The American Archivist
The Wisconsin School for Girls collection housed in the Wisconsin Historical Society (WHS) archives contains a variety of documents from the institution’s period of operation. Inmates who were admitted to the institution were predominately juvenile females at the time of the records’ creation; because of this, the contents of the records are protected by Wisconsin state statutes, which mandate restricted access for patrons as well as limitations on the use of the information contained within the records. This article examines how the restrictions on the collection continue to protect the privacy of the inmates and their descendants, what procedures WHS has in place to ensure continued trust in their custodianship, why a repository like WHS would value a collection with access restrictions, and who the primary patron group of this collection might be. Finally, this article argues that redacted digital representations of a limited number of the institution’s records (with an option for patrons to assume the cost of redaction and digitization of further records) and the use of an online user agreement form to access the collection are a viable means for WHS to digitize this collection and open it to researchers while still preserving public trust in its custodianship.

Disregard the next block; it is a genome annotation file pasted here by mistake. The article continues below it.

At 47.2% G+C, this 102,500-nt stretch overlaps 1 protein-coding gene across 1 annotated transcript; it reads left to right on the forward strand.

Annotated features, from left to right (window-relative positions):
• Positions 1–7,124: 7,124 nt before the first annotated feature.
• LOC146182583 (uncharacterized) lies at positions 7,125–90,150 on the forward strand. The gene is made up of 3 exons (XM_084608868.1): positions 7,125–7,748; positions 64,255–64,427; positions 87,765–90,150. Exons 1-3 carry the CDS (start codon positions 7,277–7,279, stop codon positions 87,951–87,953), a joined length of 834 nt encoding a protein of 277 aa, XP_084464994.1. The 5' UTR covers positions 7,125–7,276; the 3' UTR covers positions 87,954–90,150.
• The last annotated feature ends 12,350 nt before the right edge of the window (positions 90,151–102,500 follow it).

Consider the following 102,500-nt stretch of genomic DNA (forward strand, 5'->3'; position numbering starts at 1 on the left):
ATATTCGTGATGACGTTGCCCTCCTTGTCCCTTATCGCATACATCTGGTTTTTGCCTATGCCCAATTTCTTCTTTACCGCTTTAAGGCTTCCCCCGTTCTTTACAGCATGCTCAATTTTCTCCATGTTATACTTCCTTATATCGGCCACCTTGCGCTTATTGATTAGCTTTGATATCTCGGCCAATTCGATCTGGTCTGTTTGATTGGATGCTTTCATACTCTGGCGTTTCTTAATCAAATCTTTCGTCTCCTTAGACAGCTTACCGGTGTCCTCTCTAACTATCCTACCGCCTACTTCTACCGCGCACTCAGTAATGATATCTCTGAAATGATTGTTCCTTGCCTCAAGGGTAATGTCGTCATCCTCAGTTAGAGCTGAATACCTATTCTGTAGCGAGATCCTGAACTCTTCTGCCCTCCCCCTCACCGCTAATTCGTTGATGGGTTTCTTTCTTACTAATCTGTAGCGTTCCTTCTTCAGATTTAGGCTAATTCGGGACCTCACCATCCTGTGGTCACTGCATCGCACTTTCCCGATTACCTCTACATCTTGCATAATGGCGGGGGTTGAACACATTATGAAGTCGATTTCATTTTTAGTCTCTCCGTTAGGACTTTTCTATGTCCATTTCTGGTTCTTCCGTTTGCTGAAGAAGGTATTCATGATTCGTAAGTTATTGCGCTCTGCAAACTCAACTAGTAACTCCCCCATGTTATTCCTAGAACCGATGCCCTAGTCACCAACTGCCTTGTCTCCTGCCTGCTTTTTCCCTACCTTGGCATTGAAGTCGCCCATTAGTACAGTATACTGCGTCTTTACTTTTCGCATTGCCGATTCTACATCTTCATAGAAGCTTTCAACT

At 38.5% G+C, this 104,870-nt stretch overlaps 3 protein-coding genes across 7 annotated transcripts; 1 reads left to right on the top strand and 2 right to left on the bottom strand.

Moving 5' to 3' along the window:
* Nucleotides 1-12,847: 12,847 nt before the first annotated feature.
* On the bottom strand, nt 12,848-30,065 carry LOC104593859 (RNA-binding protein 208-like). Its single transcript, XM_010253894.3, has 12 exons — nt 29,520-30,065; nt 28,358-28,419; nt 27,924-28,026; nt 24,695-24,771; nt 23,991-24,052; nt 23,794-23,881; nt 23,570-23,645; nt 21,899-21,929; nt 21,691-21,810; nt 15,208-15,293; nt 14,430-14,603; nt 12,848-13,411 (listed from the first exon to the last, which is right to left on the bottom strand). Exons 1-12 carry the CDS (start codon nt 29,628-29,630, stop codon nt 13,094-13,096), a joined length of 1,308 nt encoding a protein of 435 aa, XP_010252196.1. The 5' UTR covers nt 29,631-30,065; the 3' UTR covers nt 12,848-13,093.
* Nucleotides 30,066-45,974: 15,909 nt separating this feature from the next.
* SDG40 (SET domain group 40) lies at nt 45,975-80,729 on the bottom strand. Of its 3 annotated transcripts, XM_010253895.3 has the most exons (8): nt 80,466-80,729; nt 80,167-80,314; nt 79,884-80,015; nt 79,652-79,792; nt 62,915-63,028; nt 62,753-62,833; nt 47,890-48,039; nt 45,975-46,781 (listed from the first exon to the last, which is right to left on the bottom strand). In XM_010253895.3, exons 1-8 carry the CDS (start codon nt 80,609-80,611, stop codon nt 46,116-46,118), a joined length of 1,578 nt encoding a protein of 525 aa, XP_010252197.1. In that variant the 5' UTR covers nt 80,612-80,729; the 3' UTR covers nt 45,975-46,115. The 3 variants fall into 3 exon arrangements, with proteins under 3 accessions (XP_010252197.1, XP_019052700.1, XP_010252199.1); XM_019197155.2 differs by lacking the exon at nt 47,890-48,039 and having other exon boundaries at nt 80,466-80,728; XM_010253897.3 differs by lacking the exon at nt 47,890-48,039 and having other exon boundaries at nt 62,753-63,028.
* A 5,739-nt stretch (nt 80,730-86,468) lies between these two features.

Laura Farley and Eric Willey, "Wisconsin School for Girls Inmate Record Books: A Case Study of Redacted Digitization," The American Archivist, 78:2 (Fall/Winter 2015): 111-128.